With 10 ms delays Normal

Retuned Midi Compositions for Fractal Tune Smithy

Click on the red notes for the retuned midi recordings. Or click on the name for the audio recording (rendered to audio with the Roland Sound Canvas). You can use Tune Smithy in combination with your music notation software or sequencer to compose pieces like this.

13 limit 7 tone mvt1 13 limit 7 tone mvt2 17 tet hurdy gurdy player 2001 a MOS Odyssey scale10 7 equal mvt1
7 equal mvt2 7 equal mvt3 7 equal mvt4 7 lim adaptive puzz 7lim octony lullaby
adaptive puzzle continued andante in c major chopi scale dan stearns 20tet diat days end song
days end song orig days end song Graham Breed blues scale hexany phrase transformations hexany recorder trio
Jacky Ligon golden meantone Jacob Van Eycks Boffons with zany accompaniment joyful minor subminor  



six eight test twilight bells


(midi clips) Or click on title for the audio recording (rendered with Roland Sound Canvas)

These examples demonstrate some of the ways you can retune your own compositions with Fractal Tune Smithy..

They are composed in standard music notation software - NoteWorthy Composer was used, you can use any other music notation software (Sibelius, Finale, etc) or a sequencer (Sonar, Cubasis etc). Then Tune Smithy was used to retune the composition - so you can hear the result as you play it or edit it. For the final midi clip the result was saved as a midi clip and then retuned using the Retuning Midi Player.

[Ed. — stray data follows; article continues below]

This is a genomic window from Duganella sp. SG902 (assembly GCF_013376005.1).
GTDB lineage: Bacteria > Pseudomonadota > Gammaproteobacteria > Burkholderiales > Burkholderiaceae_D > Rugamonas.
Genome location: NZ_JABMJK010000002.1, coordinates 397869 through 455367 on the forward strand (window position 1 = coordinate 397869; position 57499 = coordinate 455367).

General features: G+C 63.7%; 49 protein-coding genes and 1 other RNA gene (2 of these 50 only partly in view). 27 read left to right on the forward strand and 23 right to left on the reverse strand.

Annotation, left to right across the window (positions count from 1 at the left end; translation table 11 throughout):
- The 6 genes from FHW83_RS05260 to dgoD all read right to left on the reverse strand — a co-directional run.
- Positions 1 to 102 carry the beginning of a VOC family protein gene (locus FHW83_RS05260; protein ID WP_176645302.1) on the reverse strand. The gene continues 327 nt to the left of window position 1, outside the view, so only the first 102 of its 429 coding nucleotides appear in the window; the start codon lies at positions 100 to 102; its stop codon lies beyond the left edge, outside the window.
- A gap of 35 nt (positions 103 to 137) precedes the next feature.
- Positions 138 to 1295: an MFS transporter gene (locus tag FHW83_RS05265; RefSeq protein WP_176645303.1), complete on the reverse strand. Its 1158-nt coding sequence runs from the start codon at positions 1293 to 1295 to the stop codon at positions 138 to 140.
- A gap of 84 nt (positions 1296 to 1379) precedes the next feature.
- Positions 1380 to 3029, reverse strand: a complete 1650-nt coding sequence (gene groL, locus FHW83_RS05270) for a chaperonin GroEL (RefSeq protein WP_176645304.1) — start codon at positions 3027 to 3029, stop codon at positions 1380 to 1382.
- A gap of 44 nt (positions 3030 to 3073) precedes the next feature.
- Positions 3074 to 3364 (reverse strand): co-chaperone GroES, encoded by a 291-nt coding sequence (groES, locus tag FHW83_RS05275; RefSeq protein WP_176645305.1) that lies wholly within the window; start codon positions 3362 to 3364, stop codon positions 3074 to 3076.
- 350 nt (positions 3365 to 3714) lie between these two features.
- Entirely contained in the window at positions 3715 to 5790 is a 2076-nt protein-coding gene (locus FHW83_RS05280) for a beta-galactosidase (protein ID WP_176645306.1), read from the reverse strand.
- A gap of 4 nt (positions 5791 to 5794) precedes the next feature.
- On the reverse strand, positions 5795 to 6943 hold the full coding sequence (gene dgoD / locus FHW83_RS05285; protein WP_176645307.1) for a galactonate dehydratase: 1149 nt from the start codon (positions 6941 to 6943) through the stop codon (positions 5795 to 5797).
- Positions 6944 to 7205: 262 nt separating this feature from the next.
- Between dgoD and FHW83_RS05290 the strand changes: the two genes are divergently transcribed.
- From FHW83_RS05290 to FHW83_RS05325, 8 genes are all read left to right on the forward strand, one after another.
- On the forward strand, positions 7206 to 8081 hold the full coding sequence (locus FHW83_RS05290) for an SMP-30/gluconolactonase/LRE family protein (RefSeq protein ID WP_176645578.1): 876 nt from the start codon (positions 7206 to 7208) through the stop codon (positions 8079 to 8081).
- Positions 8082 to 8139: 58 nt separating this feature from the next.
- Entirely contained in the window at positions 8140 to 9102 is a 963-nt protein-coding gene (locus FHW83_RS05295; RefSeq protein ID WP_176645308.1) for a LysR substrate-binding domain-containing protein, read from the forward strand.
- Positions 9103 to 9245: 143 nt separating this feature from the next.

See Microtonal features for composers, and Retuning Midi Player.

To find out about these examples, and other examples (not included with the program) to give an idea of the range of possibilities for these methods, see my tunes blog. You can find various realisations of some of them on my artist pages at mp3.com.au.

Note - if the CPU load on your computer is high, the embedded Quicktime player that's often used to play midi clips in web pages seems to need occasional delays of a hundredth of a second betweeen an instrument change and the next note on (possibly more if the CPU load is very high).

Try the Normal page first. It should be fine for most setups but if you get occasional notes played on the wrong instrument, then try the page with the 10ms delays. The midi clips are made to minimise the number of quick changes of this type - so the delays should be few in number, and 10 ms (a hundredth of a second) is at a level where it is roughly comparable to the timing delays you get in many real time performances - indeed intentionally sometimes, and not just in jazz.

E.g. a soloist with an orchestra or accompaniment may consistently play a fraction of a second behind the beat throughout some passages and ahead of it for others, similarly when playing piano, the left hand may play a steady beat while the right hand is more variable in it's tempo, sometimes a bit ahead of the beat, and sometimes a bit behind, and sometimes rather independent in its feel, following its own way with its own rubato independent of the other hand to some extent. For instance if the soloist is just a smidgen ahead, then it may give a kind of driving exciting edge to the music, and if a smidgen behind, may make it laid back and relaxed and dreamy (depending on context of course).

- At any rate it sounds okay, some may feel it even adds a bit of a "human touch" to the clips.

Both pages use audio clips made from the page without the delays.


Acceptable Use Policy
Special Offers
Site Designed with advice from Sojo Media (Thanks!)
© Robert Walker 2008
tool tips by overlib